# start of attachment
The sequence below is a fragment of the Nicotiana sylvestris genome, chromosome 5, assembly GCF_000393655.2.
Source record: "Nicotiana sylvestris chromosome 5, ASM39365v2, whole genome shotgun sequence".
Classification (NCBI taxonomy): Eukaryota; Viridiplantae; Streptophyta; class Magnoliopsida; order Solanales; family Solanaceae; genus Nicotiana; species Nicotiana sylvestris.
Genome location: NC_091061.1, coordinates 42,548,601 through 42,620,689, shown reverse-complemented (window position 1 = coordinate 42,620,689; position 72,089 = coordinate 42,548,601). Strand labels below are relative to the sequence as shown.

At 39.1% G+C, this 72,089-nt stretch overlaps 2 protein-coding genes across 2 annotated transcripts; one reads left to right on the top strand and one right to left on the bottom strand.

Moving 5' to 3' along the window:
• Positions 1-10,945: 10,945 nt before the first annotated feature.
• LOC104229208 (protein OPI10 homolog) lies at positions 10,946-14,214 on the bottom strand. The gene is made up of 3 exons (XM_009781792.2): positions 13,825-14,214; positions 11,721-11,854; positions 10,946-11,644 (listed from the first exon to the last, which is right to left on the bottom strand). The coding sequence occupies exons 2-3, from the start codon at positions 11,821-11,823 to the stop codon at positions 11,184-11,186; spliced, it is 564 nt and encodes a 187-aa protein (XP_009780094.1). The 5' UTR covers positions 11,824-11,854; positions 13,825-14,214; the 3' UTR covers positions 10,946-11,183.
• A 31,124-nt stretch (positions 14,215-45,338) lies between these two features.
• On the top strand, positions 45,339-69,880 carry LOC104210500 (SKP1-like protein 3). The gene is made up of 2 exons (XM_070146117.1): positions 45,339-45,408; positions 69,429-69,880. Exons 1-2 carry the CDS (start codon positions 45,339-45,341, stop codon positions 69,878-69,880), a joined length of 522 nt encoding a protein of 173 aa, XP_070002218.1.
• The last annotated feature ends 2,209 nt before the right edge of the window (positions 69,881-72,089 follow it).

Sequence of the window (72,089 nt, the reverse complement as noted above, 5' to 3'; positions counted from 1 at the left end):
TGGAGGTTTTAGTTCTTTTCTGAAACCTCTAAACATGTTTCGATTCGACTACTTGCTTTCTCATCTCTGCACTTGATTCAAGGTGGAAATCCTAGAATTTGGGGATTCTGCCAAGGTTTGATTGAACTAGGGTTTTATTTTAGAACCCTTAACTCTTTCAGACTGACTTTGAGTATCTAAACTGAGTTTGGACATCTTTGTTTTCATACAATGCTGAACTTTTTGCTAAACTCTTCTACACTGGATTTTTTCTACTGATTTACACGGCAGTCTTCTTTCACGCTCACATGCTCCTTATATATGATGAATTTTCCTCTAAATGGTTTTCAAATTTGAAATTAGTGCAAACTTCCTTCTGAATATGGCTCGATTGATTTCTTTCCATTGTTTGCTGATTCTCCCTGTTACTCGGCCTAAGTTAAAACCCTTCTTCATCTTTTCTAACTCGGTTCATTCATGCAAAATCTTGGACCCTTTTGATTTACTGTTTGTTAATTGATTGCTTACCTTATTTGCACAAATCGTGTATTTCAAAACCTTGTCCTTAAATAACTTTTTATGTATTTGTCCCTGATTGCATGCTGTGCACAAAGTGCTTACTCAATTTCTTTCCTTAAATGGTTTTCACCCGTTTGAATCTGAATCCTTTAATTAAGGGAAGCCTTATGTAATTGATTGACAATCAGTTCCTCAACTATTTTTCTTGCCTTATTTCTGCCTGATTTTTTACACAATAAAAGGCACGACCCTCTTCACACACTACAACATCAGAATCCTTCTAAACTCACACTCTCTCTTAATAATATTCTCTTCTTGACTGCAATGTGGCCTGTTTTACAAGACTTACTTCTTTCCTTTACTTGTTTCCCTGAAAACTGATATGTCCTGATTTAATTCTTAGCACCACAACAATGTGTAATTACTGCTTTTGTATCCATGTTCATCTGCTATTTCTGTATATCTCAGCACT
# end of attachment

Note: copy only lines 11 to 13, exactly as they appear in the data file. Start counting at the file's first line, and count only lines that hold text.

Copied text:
• The last annotated feature ends 2,209 nt before the right edge of the window (positions 69,881-72,089 follow it).

Sequence of the window (72,089 nt, the reverse complement as noted above, 5' to 3'; positions counted from 1 at the left end):
TGGAGGTTTTAGTTCTTTTCTGAAACCTCTAAACATGTTTCGATTCGACTACTTGCTTTCTCATCTCTGCACTTGATTCAAGGTGGAAATCCTAGAATTTGGGGATTCTGCCAAGGTTTGATTGAACTAGGGTTTTATTTTAGAACCCTTAACTCTTTCAGACTGACTTTGAGTATCTAAACTGAGTTTGGACATCTTTGTTTTCATACAATGCTGAACTTTTTGCTAAACTCTTCTACACTGGATTTTTTCTACTGATTTACACGGCAGTCTTCTTTCACGCTCACATGCTCCTTATATATGATGAATTTTCCTCTAAATGGTTTTCAAATTTGAAATTAGTGCAAACTTCCTTCTGAATATGGCTCGATTGATTTCTTTCCATTGTTTGCTGATTCTCCCTGTTACTCGGCCTAAGTTAAAACCCTTCTTCATCTTTTCTAACTCGGTTCATTCATGCAAAATCTTGGACCCTTTTGATTTACTGTTTGTTAATTGATTGCTTACCTTATTTGCACAAATCGTGTATTTCAAAACCTTGTCCTTAAATAACTTTTTATGTATTTGTCCCTGATTGCATGCTGTGCACAAAGTGCTTACTCAATTTCTTTCCTTAAATGGTTTTCACCCGTTTGAATCTGAATCCTTTAATTAAGGGAAGCCTTATGTAATTGATTGACAATCAGTTCCTCAACTATTTTTCTTGCCTTATTTCTGCCTGATTTTTTACACAATAAAAGGCACGACCCTCTTCACACACTACAACATCAGAATCCTTCTAAACTCACACTCTCTCTTAATAATATTCTCTTCTTGACTGCAATGTGGCCTGTTTTACAAGACTTACTTCTTTCCTTTACTTGTTTCCCTGAAAACTGATATGTCCTGATTTAATTCTTAGCACCACAACAATGTGTAATTACTGCTTTTGTATCCATGTTCATCTGCTATTTCTGTATATCTCAGCACT